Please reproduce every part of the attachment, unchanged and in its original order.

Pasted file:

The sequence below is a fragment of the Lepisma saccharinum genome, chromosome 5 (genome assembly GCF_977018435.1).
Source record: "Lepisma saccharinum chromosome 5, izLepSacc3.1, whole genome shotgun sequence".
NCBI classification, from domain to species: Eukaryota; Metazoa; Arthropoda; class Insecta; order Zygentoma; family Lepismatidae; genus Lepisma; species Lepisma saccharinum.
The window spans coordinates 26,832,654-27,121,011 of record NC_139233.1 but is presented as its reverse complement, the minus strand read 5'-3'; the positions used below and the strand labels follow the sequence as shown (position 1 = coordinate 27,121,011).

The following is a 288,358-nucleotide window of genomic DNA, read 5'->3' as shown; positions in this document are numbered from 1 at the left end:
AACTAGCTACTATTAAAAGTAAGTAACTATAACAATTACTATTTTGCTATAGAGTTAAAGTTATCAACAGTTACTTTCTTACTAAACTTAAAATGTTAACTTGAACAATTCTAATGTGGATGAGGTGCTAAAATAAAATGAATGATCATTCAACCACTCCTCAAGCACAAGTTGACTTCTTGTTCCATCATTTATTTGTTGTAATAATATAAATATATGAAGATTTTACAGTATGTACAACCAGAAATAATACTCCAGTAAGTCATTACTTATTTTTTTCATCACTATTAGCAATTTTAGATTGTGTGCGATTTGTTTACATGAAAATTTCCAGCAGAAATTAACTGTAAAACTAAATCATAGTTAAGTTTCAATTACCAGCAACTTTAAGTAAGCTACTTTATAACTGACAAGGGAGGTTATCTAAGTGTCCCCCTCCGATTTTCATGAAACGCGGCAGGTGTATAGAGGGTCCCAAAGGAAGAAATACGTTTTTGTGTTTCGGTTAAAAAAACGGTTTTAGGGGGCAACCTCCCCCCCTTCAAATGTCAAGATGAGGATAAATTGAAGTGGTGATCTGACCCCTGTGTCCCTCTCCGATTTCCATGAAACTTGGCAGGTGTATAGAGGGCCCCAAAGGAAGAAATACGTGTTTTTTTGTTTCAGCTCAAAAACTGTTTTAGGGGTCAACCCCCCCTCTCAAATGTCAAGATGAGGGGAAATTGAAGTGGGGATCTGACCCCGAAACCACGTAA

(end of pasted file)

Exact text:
The sequence below is a fragment of the Lepisma saccharinum genome, chromosome 5 (genome assembly GCF_977018435.1).
Source record: "Lepisma saccharinum chromosome 5, izLepSacc3.1, whole genome shotgun sequence".
NCBI classification, from domain to species: Eukaryota; Metazoa; Arthropoda; class Insecta; order Zygentoma; family Lepismatidae; genus Lepisma; species Lepisma saccharinum.
The window spans coordinates 26,832,654-27,121,011 of record NC_139233.1 but is presented as its reverse complement, the minus strand read 5'-3'; the positions used below and the strand labels follow the sequence as shown (position 1 = coordinate 27,121,011).

The following is a 288,358-nucleotide window of genomic DNA, read 5'->3' as shown; positions in this document are numbered from 1 at the left end:
AACTAGCTACTATTAAAAGTAAGTAACTATAACAATTACTATTTTGCTATAGAGTTAAAGTTATCAACAGTTACTTTCTTACTAAACTTAAAATGTTAACTTGAACAATTCTAATGTGGATGAGGTGCTAAAATAAAATGAATGATCATTCAACCACTCCTCAAGCACAAGTTGACTTCTTGTTCCATCATTTATTTGTTGTAATAATATAAATATATGAAGATTTTACAGTATGTACAACCAGAAATAATACTCCAGTAAGTCATTACTTATTTTTTTCATCACTATTAGCAATTTTAGATTGTGTGCGATTTGTTTACATGAAAATTTCCAGCAGAAATTAACTGTAAAACTAAATCATAGTTAAGTTTCAATTACCAGCAACTTTAAGTAAGCTACTTTATAACTGACAAGGGAGGTTATCTAAGTGTCCCCCTCCGATTTTCATGAAACGCGGCAGGTGTATAGAGGGTCCCAAAGGAAGAAATACGTTTTTGTGTTTCGGTTAAAAAAACGGTTTTAGGGGGCAACCTCCCCCCCTTCAAATGTCAAGATGAGGATAAATTGAAGTGGTGATCTGACCCCTGTGTCCCTCTCCGATTTCCATGAAACTTGGCAGGTGTATAGAGGGCCCCAAAGGAAGAAATACGTGTTTTTTTGTTTCAGCTCAAAAACTGTTTTAGGGGTCAACCCCCCCTCTCAAATGTCAAGATGAGGGGAAATTGAAGTGGGGATCTGACCCCGAAACCACGTAA